A Possible Chemical Habitat / Bacteria / Nitrogen Quality Index for Blue Crabs
Marine Soil Chemistry

To perhaps to more fully understand blue crab populations and characterize its habitat parameters, we need to know first more about the soil in which it lives. It is the blue crab that could provide important information about climate cycles, the impacts of heat and cold over long periods. Short term I see large fluctuations in habitat compression and expansion therefore blue crab catches can fluctuate greatly. Debates occurred between fishery area managers occurred in the 1930’s and 1940’s over climate influence or reproductive capacity of the blue crab. This was quite evident in the lobster fishery die off at the turn of century in the late 1890s. (See IMEP #62 The Lobster Convention of 1903 Blue Crab Forum™ posted April 6, 2017 on the fishing eeling oystering thread). At a 1947 U.S.Fish and Wildlife Service program, conference researchers had come to largely a climate conclusion versus reproduction for changes in blue crab abundance the following is a segment from the conference report (1947):

“The Blue Crab of Chesapeake Bay exhibits wide variations in abundance that cause large losses to the industry. Restrictions on the catching of adult egg bearing crabs did not remedy this condition. Research has just discovered that those variations in abundance are caused by changes in the survival of young crabs rather than by the number of eggs spawned.”

Longer term we need to look at core samples of deep sapropel/peat salt marsh and eelgrass meadows. Those marine organic habitats also have left a climate energy/biochemical record that could provide clues as to the temperature chemical/biological impacts similar to land habitats, such as the sulfide deaths of marsh dieback we see in wetlands today. Habitats change and many wetlands have the remains of trees that long ago perished from chemical sulfide soil changes that destroyed its roots. To understand marine soils we may need to look at terrestrial soil changes as well. Our marine soils have both oxygen bacteria that oxidizes organic matter with sufficient oxygen, and if oxygen is limiting, then reduction of organic matter by way of sulfate-reducing bacteria which becomes part of the marine sulfur cycle. As in terrestrial soils marine soils have both oxygen and sulfur bacteria that rely on different growing conditions. These conditions impact directly and influence habitat health of marine tidal plants and the seafood that lives near them. One of the areas in most need of research is the bacterial growths below marine grasses. That chemistry is a unique feature of the blue crabs because they live in or near at times, sapropel.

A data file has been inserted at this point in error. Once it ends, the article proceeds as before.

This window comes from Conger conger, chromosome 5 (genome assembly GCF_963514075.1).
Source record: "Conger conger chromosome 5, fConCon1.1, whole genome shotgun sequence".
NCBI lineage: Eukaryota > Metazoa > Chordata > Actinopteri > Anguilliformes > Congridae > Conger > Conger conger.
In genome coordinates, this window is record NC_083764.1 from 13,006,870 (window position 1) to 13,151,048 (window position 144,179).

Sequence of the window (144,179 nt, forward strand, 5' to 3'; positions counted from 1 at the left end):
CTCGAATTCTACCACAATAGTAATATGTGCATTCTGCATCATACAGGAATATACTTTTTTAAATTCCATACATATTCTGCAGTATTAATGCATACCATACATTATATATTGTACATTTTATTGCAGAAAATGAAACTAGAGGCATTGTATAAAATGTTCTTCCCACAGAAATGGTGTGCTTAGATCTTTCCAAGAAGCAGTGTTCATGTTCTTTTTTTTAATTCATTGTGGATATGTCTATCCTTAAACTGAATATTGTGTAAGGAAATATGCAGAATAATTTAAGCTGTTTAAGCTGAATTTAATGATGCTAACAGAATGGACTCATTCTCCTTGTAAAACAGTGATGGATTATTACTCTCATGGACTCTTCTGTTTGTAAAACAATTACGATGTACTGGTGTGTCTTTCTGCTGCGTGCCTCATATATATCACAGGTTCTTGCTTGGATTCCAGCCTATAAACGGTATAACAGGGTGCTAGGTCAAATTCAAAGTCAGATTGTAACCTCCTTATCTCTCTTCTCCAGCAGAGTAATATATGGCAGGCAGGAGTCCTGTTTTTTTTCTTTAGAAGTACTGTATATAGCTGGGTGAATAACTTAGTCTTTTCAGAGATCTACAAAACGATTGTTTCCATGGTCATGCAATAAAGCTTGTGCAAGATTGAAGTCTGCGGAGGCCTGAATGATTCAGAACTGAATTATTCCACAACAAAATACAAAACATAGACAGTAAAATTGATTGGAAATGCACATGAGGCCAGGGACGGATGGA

Unfortunately, our information on marine soil chemistry is very limited and has been slowed by environmental policy (my view). Several New England states have yet to identify marine sapropel as a distinct habitat type perhaps for its negative habitat policy consequences to eelgrass, my view. We have unfortunately, with eelgrass a situation policy wise, which now resembles the “Waldsterben Controversy” (forest dieback) that occurred in Germany in the late 1970s and early 1980s but only for us perhaps, its eelgrass. In the 1970’s as a dieback occurred in German forests, researchers reported it and numerous studies undertaken only to find out the dieback was not entirely human caused but a part of a long natural cycle. A long term view was needed to properly evaluate a forest observed dieback but apparently was superseded by the rush to obtain grant funds (my view) and is still the source of much environmental controversy in Germany today (Von Storch H, 2012 Sustainable Climate Science). The sensational media attention and reports did greatly alarm Europeans and a crisis soon generated dozens of studies and significant research grants.

In a recent review in the late 1970s and early 1980s, German forests did suffer a “dieback” and then opportunistic fungal and parasite diseases damaged trees there. After the first dieback reports a sort of environmental panic set in. Germany had of course over time recognized the value of forests and the wood products from them -part of its culture and necessary to many organisms that were themselves dependent upon them. A public media sensation happened and concern had soon included Waldsterben indexes, reports and supporting grants to Universities. The media reports surrounding the illness of German forests greatly alarmed the public during this period and in time influenced public opinion and funding.